Your Hands

When your hands reach out,
love, towards mine,
what do they bring me flying?
Why did they stop
at my mouth, suddenly,
why do I recognize them
as if then, before,
I had touched them,
as if before they existed
they had passed over
my forehead, my waist?

Their softness came
flying over time,
over the sea, over the smoke,
over the spring, and when you placed
your hands on my chest,
I recognized those golden
dove wings,
I recognized that clay
and that color of wheat.

All the years of my life
I walked around looking for them.
I went up the stairs,
I crossed the roads,
trains carried me,
waters brought me,
and in the skin of the grapes
I thought I touched you.
The wood suddenly
brought me your touch,
the almond announced to me
your secret softness,
until your hands
closed on my chest
and there like two wings
they ended their journey.


Tus Manos

Cuando tus manos salen,
amor, hacia las mías,
¿qué me traen volando?
¿Por qué se detuvieron
en mi boca, de pronto,
por qué las reconozco
como si entonces, antes,
las hubiera tocado,
como si antes de ser
hubieran recorrido
mi frente, mi cintura?

Su suavidad venía
volando sobre el tiempo,
sobre el mar, sobre el humo,
sobre la primavera,
y cuando tú pusiste
tus manos en mi pecho,
reconocí esas alas
de paloma dorada,
reconocí esa greda
y ese color de trigo.

Los años de mi vida
yo caminé buscándolas.
Subí las escaleras,
crucé los arrecifes,
me llevaron los trenes
las aguas me trajeron,
y en la piel de las uvas
me pareció tocarte.

La madera de pronto
me trajo tu contacto,
la almendra me anunciaba
tu suavidad secreta,
hasta que se cerraron
tus manos en mi pecho
y allí como dos alas
terminaron su viaje.


Lonely Moon

Soul sunken moon
Dying orb
Distant shadow
You cry as though you lost
Do you ache for love as humans do?

Dust ridden cold surface
An opening with no sound
Dark raccoons
Circling empty pits
They once were windows.

I long to warm your heart
Knowing how it hurts to be cold.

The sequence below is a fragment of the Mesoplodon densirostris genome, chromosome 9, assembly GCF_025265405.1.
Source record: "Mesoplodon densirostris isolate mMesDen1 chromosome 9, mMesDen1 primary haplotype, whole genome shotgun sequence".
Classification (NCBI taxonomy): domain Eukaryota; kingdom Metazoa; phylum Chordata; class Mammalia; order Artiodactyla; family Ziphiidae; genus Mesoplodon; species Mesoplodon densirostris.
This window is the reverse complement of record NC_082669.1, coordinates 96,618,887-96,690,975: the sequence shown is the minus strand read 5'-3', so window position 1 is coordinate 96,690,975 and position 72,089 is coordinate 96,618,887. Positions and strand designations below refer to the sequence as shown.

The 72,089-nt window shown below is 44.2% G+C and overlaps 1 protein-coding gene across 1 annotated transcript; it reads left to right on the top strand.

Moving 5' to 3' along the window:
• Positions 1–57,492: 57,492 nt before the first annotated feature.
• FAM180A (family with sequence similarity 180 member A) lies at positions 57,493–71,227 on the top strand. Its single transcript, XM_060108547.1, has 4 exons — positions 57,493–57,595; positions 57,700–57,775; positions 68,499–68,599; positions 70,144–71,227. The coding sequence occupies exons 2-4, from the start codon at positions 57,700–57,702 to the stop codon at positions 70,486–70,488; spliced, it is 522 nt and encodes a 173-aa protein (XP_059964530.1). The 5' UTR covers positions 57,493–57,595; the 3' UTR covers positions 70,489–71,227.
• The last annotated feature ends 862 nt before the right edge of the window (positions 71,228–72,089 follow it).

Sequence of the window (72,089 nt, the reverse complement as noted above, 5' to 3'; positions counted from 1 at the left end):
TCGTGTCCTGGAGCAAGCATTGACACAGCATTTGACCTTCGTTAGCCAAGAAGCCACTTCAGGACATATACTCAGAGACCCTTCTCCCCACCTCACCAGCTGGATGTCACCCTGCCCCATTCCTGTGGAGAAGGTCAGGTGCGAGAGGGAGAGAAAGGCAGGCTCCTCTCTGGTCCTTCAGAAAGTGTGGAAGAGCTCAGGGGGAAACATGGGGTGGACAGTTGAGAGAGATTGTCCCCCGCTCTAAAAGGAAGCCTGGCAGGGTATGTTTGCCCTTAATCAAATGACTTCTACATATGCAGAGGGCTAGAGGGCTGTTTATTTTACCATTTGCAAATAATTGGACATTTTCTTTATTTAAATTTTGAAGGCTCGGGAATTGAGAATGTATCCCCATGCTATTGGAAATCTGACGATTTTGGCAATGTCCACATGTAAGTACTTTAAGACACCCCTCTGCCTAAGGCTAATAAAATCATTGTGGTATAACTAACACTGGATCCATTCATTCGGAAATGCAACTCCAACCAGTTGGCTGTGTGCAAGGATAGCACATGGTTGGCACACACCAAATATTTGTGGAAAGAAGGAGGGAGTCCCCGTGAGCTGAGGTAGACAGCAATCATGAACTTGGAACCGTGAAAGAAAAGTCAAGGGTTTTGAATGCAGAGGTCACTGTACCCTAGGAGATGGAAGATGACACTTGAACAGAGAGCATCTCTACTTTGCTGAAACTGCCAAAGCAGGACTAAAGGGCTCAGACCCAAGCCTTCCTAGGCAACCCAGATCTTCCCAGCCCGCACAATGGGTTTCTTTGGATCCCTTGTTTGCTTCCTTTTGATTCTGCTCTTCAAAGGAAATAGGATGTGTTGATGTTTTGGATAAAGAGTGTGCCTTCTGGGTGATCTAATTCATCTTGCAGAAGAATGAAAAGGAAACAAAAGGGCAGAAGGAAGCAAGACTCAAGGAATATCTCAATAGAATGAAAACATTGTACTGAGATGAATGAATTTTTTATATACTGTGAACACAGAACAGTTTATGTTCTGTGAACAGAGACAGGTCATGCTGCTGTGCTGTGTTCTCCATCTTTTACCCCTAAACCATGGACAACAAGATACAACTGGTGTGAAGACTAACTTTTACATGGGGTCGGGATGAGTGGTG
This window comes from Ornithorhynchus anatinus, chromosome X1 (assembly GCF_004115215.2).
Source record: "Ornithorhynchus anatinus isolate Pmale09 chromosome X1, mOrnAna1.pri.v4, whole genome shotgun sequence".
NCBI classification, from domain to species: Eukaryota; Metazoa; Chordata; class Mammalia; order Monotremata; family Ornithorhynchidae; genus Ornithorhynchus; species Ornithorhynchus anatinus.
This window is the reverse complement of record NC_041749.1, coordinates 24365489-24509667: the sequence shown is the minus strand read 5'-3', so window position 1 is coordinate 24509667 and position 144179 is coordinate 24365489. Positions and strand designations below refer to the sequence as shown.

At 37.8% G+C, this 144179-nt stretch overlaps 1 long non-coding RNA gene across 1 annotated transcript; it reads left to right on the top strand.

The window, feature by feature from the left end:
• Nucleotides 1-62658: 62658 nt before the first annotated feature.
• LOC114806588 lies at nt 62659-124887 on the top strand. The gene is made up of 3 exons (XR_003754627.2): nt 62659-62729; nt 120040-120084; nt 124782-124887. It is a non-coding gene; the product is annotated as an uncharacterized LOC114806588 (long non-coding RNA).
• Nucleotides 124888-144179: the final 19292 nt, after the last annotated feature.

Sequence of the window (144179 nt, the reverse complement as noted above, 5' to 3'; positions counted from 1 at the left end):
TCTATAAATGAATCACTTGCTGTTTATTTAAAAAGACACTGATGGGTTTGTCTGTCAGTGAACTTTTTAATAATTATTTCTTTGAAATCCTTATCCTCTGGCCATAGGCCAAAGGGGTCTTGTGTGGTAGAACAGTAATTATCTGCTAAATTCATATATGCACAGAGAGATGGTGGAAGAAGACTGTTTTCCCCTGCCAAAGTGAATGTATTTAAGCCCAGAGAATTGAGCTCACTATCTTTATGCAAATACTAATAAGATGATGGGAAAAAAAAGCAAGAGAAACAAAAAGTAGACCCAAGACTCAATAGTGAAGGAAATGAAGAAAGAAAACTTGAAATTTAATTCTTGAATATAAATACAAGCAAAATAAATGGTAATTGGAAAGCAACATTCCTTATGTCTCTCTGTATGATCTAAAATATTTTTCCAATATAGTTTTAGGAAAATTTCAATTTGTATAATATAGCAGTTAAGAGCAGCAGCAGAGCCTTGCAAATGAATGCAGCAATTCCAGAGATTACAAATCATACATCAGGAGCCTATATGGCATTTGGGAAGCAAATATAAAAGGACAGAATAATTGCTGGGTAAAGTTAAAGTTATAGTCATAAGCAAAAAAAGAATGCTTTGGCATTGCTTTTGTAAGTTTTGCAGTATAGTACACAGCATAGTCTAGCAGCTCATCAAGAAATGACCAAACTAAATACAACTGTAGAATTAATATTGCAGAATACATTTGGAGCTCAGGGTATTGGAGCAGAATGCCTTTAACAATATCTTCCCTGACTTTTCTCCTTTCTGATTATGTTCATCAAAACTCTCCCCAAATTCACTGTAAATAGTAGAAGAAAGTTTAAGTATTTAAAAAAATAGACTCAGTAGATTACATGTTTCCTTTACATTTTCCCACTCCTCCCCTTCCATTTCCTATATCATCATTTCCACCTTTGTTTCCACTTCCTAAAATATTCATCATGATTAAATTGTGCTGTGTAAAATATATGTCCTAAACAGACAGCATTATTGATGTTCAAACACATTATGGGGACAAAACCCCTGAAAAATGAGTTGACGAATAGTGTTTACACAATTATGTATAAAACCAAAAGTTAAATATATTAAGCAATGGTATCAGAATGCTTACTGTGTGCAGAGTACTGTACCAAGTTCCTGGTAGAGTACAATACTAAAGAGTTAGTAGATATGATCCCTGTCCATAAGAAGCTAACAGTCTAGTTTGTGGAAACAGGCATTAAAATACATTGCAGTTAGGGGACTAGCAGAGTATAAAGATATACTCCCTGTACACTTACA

A silent scream
Francis Bacon
He knew it well
A helpless longing
To understand love
The realization that we are surrounded by so much hate.

One cannot love on empty
How does one who gives
Learn to receive?

In the darkness,
You shine brightest
But, when it is light,
No warmth reaches you.

Is this the price you pay?
Emitting your last light
Slipping away from life unnoticed.


It has been some time since I have written on here. Free moments were swallowed up quickly during the month of May. This week is the first in a while where I have chosen to relish solitude. I have had little time to absorb it all and process the direction my life is going. Sometimes, everything seems so clear and full of purpose. Other times, I feel like I am exerting a whole lot of energy for nothing and want to throw my hands up in the air. In Honduras, I am free to do many things I could not in the states, but sometimes feel trapped by the endless possibility and find myself hoping someone will tell me what the next step is. Often, I feel oppressed as a female. In the USA, I feel limited by the complex systems and bureaucracy, but am free to express myself and act as I please without constant judgement. I find that what is good in one place can be bad in another and vice versa. There really isn’t a perfect home, and so, I am split between two. What I dislike about the USA, I find here, and what I like about the USA, is not to be found in Honduras. The irony of it all only validates for me that life is one big cosmic joke.


I have had my share of creepy crawlies the past month in Honduras with a house full of ticks that required fumigation and a spider bigger than my hand that chased me around the house until I brought her life to an end with a garbage can.


Sometimes my little neighbors drive me nuts, these children who are always yelling, “Betty! Betty! Betty!” at the gate all hours of the day. But when I choose to let them in, I find I also enjoy their company. They remind me to relax and not be so serious as we play hangman, make cookies, or knock mangoes out of the trees to enjoy while rocking in the hammocks. When these Honduran children are in my home screaming and running with Diego barking after them, all is chaos, and it reminds me of family get-togethers at home, and I have to smile.


I enjoy my work with Casita Copan more than anything I do here, the children have so much love to give, and I feel like I am overflowing when I leave. The women that work there are so wise and strong, calm and collected. I find I learn much from them.